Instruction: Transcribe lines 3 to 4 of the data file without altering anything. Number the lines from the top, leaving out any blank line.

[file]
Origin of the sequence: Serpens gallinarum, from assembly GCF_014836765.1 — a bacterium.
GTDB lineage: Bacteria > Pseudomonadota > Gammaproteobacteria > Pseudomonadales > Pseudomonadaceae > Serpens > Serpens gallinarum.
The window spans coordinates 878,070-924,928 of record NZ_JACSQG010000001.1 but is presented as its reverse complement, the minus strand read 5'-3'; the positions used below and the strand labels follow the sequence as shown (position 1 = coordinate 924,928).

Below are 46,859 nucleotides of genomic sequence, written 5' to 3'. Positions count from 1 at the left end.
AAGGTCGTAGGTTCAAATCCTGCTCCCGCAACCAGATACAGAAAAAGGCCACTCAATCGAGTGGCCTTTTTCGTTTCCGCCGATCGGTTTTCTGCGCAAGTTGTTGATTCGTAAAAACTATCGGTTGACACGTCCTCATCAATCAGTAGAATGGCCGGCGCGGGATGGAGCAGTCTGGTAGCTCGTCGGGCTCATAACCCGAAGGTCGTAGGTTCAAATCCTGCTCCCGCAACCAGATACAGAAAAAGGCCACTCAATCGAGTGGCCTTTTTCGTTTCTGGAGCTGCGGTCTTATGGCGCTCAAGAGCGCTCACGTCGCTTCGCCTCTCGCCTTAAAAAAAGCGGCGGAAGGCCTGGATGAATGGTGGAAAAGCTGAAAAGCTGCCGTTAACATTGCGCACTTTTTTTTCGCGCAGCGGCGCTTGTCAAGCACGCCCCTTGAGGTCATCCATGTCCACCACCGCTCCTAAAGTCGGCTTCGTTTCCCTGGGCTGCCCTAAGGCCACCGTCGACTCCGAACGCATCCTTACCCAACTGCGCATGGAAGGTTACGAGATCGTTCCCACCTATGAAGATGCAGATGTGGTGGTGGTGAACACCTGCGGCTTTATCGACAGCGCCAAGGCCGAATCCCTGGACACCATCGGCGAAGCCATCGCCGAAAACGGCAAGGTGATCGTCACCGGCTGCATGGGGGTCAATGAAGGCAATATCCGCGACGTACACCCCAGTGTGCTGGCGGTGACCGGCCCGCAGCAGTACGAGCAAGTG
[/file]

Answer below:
The window spans coordinates 878,070-924,928 of record NZ_JACSQG010000001.1 but is presented as its reverse complement, the minus strand read 5'-3'; the positions used below and the strand labels follow the sequence as shown (position 1 = coordinate 924,928).

Below are 46,859 nucleotides of genomic sequence, written 5' to 3'. Positions count from 1 at the left end.